The Denver Dream of the Lingerie Football League played their two home games at the stadium during their lone season.[17]

The stadium held the 2014 World Lacrosse Championship during July 10–19, 2014.[18]

On Friday, March 22, 2013, Dick's Sporting Goods Park was the site of the World Cup CONCACAF 2014 qualifying match between Costa Rica and USA, a game played in blizzard conditions. Costa Rica filed a protest with FIFA due to field conditions when the United States won the game 1–0, but the protest was denied. The game has already been dubbed in football lore as "SnowClásico" for the conditions.[19]

Music events

The venue grounds hosted the Mile High Music Festival annually from 2008 to 2010. The first Mile High Music Festival had attendance of approximately 40,000 people each day over the course of two days. By utilizing the open soccer fields surrounding the stadium and additional stages throughout the complex, the complex's total capacity was able to greatly exceed what the stadium could hold alone.

The rock band Phish has established a three-night residency at the venue over Labor Day Weekend, starting in 2011 and returning in 2012, 2013, 2014, 2015, 2016, 2017, 2018, and 2019. Their lead singer, Trey Anastasio, noted "We all love Dicks!"[4] [20]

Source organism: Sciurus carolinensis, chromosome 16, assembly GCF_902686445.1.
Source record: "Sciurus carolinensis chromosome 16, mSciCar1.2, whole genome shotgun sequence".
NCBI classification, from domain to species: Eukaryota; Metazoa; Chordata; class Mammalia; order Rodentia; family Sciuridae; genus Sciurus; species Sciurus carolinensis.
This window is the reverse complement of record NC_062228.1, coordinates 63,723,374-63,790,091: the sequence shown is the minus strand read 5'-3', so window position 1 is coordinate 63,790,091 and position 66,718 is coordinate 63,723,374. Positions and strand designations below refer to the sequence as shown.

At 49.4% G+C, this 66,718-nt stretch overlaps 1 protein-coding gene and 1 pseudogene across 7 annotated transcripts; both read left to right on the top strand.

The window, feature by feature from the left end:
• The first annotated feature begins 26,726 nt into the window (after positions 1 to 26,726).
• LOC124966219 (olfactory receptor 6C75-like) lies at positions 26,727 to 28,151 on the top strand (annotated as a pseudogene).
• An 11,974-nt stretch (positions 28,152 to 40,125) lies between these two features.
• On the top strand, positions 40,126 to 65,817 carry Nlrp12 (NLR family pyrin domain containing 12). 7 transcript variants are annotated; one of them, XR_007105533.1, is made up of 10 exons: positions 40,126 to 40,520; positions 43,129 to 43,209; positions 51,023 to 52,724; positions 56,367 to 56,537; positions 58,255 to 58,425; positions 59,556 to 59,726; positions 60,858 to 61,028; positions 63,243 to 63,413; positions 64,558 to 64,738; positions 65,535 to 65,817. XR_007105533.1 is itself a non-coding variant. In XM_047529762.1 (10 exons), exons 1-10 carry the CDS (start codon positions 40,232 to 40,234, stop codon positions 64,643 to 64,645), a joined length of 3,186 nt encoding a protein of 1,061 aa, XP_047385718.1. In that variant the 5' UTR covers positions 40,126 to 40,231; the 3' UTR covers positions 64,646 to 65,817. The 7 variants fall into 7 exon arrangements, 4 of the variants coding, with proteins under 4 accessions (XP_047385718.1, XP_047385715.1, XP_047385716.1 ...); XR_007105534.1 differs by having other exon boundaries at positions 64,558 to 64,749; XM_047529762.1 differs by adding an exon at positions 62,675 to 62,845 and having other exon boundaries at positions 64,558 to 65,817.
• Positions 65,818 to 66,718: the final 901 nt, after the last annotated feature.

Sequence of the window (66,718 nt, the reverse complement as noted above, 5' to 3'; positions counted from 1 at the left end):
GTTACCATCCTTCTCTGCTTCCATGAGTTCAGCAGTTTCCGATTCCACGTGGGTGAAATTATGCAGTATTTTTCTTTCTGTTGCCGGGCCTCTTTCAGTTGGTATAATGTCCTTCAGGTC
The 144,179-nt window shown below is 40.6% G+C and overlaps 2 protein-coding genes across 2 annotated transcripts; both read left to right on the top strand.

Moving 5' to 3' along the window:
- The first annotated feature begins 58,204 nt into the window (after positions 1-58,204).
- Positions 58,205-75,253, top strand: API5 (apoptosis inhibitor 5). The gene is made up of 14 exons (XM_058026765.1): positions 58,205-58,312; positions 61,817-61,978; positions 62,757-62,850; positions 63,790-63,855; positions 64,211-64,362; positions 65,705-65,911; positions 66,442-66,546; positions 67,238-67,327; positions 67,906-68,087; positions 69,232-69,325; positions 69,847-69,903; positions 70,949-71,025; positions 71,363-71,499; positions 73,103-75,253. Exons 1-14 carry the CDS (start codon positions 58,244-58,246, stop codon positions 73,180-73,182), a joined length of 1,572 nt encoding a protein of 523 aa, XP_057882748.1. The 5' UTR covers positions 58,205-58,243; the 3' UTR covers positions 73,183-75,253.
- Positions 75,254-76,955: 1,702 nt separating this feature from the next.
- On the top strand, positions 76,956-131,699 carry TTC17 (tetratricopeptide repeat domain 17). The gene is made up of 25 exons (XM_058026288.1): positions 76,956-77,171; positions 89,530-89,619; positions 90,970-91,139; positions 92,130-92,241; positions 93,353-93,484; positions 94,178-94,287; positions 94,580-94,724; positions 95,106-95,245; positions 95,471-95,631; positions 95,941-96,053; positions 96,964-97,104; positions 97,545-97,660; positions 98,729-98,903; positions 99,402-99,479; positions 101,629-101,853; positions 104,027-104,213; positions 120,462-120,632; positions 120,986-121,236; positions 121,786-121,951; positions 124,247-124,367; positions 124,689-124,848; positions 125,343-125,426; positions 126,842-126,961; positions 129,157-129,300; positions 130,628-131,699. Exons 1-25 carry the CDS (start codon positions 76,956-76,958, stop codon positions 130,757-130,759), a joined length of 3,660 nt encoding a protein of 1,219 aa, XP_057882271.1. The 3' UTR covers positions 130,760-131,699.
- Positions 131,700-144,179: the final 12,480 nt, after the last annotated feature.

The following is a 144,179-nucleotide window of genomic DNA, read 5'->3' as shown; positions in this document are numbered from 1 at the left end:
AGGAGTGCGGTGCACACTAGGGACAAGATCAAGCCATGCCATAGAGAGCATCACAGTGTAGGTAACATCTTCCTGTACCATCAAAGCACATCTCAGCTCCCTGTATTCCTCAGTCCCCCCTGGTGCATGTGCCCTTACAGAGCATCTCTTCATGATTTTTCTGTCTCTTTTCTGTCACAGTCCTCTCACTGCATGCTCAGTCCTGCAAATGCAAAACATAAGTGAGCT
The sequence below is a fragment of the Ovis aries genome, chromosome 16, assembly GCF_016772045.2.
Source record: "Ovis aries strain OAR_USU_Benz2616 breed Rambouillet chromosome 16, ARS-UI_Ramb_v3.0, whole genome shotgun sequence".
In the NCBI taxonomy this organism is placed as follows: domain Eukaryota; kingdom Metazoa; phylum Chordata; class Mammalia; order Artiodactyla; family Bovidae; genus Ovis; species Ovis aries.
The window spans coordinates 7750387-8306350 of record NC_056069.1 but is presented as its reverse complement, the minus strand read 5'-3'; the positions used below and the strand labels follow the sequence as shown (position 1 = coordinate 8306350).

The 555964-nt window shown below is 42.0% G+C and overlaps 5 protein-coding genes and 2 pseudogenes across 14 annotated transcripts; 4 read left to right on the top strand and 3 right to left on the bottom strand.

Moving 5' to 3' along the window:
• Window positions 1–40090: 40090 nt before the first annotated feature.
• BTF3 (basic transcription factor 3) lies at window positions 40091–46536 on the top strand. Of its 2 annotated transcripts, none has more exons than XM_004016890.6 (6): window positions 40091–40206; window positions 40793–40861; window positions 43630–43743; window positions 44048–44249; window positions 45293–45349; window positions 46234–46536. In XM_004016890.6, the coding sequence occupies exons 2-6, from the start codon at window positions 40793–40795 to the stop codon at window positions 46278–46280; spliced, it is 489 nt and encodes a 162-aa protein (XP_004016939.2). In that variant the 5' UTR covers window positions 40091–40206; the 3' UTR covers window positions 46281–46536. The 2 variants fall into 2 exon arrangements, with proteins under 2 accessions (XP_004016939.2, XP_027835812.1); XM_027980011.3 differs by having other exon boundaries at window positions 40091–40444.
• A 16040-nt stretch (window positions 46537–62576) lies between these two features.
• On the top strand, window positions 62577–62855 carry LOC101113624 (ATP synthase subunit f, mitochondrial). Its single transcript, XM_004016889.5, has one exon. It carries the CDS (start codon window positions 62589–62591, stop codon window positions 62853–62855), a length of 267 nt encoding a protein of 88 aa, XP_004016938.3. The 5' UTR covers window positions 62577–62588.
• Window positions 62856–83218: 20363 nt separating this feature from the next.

Date Artist(s) Opening act(s) Tour Tickets sold Revenue Additional notes
July 20, 2008 Dave Matthews Band Brett Dennen
Rodrigo y Gabriela
John Mayer
2008 Summer Tour This concert was part of the Mile High Music Festival. LeRoi Moore did not play due to injury. This show was recorded and released as Live at Mile High Music Festival on December 16, 2008.[21]
August 15, 2010 Drive-By Truckers
Jimmy Cliff
My Morning Jacket
2010 Summer Tour This concert was part of the Mile High Music Festival and was webcast live.[22]
August 23, 2013 Snoop Dogg 2013 Summer Tour Due to severe thunderstorms in the area, the gates didn't open for the first show until 6:45. Snoop Dogg went on at 7:15, and DMB went on at 8:40.[23]
August 24, 2013
September 9, 2016 Luke Bryan Little Big Town
Dustin Lynch
Kill the Lights Tour 33,792 / 40,000 $2,926,618
September 10, 2016
August 25, 2021 Green Day
Fall Out Boy
The Interrupters Hella Mega Tour TBA TBA This event, originally scheduled for July 28, 2020, was postponed due to the COVID-19 pandemic


  1. ^ "Report" (PDF). Archived from the original (PDF) on March 16, 2016. Retrieved March 16, 2016.
  2. ^ "An A-Z Directory of Facility Services for our Guests" (PDF). Dick's Sporting Goods Park. Archived from the original (PDF) on June 3, 2014. Retrieved May 24, 2014.